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T-Bill rates increase first time in 16weeks as investors seek alternative instruments

…commercial paper, banks placement offer higher returns

For the first time in four months, fixed-income investors seeking high-yielding securities were not disappointed as attempts to buy the federal government Treasury Bills (T-Bills) instrument at attractive rates was accepted, thanks to the reduced liquidity in the financial system.

The interest rate on the 364-day bill increased to 7.2 percent in the first week of September, the first time the rate has gone up since May.

Dampened investors’ appetite for the risk-free government instrument amid failed attempts to get high returns from the short-term papers forced investors to redirect their funds to the more attractive banks’ placement and commercial paper (CP), according to BusinessDay findings.

“Investors were a bit bullish at the auction because the liquidity system was low compared to the previous auction,” Ayodeji Ebo, Head, Retail Investment, Chapel Hill Denham, said.

Investors bid at rates as high as 6 percent, 6.5 percent and 9.2 percent on the 91-day, 182-day and 364-day bills, respectively but the apex bank lowered rates across the three tenors to 2.5 percent, 3.4percent, and 7.2 percent, respectively.

The stop rate for the 91-day bill has remained flat for most of this year but the yield on the 182-day bill declined for the first time this year to 3.4 percent from 3.5 percent in the previous auction.

Analysis of the T-Bills auction result for the week traded September 8 2021 revealed that the rate at which investors oversubscribed for the government instrument fell to its lowest record year-to-date in the last auction.

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From a record high of over N282 billion in June 2021, investors’ failed bids, the amount they were willing to invest but were not accepted by the CBN, dropped to N86 billion in August.

The unsuccessful bids declined further in the first auction in September by 45.78 percent to N46.63 billion, proof that the volume of funds interested in the short-term debt instrument is finding its way into other investment assets.

While the Central Bank of Nigeria raised N209.50 billion on behalf of the federal government, investors were willing to put in N256.13 billion.

Breakdown of the auction result for the first transaction in the ninth of this year showed that investors’ appetite for the longer 364-day bill remained higher than the 91-day and 182-day bills.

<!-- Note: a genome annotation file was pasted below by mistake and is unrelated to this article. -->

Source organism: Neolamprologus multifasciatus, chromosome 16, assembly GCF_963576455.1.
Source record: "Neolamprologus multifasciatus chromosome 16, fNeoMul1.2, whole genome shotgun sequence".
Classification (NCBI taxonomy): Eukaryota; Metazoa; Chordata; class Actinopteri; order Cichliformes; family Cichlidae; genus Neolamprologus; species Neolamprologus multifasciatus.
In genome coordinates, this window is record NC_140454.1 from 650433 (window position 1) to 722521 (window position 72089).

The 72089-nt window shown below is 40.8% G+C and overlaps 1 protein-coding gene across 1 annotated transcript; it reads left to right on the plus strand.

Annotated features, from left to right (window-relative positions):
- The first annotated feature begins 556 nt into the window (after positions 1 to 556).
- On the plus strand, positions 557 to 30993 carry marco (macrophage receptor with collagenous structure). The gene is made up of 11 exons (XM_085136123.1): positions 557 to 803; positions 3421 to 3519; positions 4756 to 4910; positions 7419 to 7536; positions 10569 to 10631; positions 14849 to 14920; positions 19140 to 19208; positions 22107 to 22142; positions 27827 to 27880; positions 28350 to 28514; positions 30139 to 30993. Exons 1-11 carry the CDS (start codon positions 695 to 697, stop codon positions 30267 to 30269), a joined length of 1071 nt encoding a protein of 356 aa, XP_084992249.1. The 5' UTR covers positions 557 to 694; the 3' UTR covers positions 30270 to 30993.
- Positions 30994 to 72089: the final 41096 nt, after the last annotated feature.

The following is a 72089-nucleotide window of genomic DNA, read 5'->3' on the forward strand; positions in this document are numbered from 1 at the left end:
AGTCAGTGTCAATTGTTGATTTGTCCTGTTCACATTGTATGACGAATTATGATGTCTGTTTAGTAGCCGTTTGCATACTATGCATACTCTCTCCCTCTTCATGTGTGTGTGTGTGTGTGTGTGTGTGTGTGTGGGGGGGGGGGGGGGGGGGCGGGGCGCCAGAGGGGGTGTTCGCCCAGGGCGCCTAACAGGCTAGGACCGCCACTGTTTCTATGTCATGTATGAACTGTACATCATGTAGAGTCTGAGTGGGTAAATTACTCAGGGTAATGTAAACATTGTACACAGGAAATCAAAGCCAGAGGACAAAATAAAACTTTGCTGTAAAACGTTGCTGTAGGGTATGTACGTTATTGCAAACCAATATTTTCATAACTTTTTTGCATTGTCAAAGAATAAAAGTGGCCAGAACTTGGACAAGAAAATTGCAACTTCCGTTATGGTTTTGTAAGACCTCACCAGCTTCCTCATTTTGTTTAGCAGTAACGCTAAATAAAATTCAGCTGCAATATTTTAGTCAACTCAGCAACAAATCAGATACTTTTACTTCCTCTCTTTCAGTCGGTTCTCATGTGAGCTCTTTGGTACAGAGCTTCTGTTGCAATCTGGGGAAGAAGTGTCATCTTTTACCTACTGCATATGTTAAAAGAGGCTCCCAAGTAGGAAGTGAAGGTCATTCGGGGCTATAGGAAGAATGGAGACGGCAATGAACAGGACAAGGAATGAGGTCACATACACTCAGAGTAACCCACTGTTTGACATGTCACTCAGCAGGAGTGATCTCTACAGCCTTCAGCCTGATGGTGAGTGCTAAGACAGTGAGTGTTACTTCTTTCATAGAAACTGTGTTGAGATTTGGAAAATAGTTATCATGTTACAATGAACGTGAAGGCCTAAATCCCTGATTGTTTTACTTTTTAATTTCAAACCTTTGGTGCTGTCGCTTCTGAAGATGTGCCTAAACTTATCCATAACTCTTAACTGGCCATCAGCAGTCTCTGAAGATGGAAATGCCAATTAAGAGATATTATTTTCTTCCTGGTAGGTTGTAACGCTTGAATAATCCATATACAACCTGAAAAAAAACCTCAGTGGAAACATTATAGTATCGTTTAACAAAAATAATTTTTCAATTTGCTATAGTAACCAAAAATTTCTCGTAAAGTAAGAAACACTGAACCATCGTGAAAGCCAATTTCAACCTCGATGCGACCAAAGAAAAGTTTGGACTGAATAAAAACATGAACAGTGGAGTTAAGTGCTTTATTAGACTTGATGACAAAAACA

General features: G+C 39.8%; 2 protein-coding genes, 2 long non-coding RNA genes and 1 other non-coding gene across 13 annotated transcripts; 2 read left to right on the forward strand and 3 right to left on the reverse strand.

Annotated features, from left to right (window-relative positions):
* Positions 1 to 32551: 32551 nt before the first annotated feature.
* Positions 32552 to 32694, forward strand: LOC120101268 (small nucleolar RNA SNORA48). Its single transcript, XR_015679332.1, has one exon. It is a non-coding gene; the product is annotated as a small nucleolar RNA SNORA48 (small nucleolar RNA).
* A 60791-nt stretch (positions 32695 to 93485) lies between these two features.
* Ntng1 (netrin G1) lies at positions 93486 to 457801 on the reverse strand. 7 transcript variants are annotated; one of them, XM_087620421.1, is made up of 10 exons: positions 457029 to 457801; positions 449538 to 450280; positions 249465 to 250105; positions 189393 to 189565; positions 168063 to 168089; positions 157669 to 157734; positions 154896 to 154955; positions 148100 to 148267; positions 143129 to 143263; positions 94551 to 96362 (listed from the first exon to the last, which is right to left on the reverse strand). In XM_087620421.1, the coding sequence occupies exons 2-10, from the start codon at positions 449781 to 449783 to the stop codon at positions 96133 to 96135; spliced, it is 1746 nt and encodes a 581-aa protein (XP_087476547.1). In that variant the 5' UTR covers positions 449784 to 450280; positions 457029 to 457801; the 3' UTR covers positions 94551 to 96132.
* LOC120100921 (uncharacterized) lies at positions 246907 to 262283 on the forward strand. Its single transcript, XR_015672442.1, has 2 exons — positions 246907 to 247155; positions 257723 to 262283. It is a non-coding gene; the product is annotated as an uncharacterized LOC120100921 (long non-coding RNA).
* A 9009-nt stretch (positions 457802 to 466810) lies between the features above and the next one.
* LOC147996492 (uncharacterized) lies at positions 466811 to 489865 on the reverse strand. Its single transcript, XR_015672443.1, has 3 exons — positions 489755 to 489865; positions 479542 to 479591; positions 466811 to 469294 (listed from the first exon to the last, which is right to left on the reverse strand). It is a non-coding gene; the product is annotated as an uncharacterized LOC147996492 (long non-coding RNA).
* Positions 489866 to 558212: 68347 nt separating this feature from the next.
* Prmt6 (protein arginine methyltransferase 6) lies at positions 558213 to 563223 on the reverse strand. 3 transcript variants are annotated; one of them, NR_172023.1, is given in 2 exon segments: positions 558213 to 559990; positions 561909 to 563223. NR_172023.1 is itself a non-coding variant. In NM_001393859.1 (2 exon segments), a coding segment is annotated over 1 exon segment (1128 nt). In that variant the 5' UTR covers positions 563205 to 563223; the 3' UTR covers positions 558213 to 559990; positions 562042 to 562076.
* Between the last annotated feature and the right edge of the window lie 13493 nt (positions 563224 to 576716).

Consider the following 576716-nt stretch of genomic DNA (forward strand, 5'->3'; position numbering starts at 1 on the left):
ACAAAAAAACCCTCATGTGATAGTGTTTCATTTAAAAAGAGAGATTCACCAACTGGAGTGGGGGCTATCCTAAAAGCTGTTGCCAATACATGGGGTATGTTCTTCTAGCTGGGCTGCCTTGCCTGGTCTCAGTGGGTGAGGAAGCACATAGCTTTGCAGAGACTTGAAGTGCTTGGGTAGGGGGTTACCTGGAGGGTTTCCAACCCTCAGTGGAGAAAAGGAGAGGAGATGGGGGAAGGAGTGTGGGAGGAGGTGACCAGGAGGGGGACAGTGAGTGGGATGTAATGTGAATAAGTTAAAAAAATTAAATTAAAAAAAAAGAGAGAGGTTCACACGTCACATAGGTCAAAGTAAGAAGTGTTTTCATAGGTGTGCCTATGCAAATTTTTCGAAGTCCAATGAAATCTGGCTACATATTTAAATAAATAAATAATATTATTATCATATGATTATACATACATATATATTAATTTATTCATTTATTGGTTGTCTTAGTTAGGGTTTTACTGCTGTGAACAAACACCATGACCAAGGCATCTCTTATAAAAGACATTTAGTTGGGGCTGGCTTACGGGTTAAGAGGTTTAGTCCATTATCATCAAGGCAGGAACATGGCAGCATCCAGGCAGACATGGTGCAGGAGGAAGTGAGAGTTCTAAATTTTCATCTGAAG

While the 364-day bill with a higher interest rate was oversubscribed by N83.03 billion the shorter 91-day and 282-day bills were oversubscribed by a combined N1.77 billion.

The CBN planned to raise N5.06 billion for the shorter 91-day bill but investors said they were willing to subscribe with N5.85 billion. The apex bank eventually issued N 4.94 billion, N910 million lower than investors’ subscription and N120 million more than the CBN’s initial offer.

Investors were willing to bid with N12.74 billion for the N23.45 billion offered for the 182-day bill, N10.71 billion less than what the CBN had offered. The apex bank was able to raise N.

The apex bank eventually raised N11.88 billion but investors recorded N860 million worth of unsuccessful transactions. The CBN on the other hand raised N11.57 billion less than its initial offer.

While the CBN offered to raise N109.65 billion through the longer 364-day Treasury bill, investors said they were willing to invest more with N 2327.54 billion. The apex bank later raised N192.68 billion, N83.03 billion more than its initial offer. Investors reported N44.86 worth of unsuccessful bids.

Citing where investors are redirecting their investment, Ebo said “alot of corporates have been issuing commercial paper at attractive rates.” This is coupled with “placement with banks that also comes at an attractive return.”

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